Fixation disparity (in minutes of arc) as a function of the vertical disparity (in degrees of arc) in the stimulus of Fig. 1(a) for (a) subject ALD and (b) subject JvZ. The length of the vertical bars through the experimental points is equal to twice the standard deviation (n = 10). The broken vertical bars represent the fusional amplitudes. Positive vertical disparities are disparities for which the stimulus presented to the right eye has a higher position than the stimulus presented to the left eye.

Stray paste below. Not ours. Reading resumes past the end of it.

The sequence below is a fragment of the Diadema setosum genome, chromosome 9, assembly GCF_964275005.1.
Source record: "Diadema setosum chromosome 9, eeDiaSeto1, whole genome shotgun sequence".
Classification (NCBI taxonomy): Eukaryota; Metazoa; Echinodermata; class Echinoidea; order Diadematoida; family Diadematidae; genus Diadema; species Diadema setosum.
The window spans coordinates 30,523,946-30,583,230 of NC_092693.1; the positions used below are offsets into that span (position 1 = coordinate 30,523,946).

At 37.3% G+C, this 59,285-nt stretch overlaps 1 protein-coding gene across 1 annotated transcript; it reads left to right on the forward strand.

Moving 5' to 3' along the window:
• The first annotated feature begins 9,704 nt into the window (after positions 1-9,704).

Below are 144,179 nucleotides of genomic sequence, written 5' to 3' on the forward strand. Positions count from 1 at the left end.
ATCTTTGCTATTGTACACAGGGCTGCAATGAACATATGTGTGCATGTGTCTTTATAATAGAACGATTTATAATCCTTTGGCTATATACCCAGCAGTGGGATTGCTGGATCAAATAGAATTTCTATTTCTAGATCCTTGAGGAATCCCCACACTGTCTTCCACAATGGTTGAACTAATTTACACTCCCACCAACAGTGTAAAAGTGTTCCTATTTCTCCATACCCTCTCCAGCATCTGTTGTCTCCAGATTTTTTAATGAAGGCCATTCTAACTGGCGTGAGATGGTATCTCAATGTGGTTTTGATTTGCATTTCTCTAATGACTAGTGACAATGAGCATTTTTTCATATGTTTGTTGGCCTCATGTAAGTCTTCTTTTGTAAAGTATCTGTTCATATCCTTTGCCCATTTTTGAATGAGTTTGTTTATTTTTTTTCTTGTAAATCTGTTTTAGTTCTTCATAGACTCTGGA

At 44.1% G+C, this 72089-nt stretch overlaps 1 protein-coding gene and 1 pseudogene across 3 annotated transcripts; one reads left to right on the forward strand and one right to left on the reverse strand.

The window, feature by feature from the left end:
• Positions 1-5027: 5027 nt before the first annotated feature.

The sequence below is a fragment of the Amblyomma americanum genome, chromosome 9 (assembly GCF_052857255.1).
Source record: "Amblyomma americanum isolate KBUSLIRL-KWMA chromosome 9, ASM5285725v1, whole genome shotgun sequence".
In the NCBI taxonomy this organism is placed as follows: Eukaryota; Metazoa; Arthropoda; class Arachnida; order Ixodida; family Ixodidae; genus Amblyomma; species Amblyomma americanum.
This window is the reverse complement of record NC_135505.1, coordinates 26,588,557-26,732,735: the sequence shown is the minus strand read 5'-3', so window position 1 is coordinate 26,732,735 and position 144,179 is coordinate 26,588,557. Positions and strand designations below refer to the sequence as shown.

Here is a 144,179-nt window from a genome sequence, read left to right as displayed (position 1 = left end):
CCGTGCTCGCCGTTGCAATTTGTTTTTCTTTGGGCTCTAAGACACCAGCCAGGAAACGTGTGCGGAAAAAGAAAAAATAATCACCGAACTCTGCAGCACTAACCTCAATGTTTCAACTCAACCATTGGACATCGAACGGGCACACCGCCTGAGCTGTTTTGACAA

Fig. 5
Fig. 5

Fixation disparity (in minutes of arc) as a function of the vertical disparity (in degrees of arc) in the stimulus of Fig. 1(b). For further details see Fig. 4 caption.

Fig. 6
Fig. 6

Fixation disparity (in minutes of arc) as a function of the vertical disparity (in degrees of arc) in the stimulus of Fig. 1(a) but with the fixation disk deleted from the center of the square. For further details see Fig. 4 caption.

Tables (1)

Tables Icon

Table 1 Comparison of Fixation Disparities Obtained when the Subject’s Head is Supported by a Chin Rest and those Obtained when the Subject’s Head is Stabilized with a Bite Bar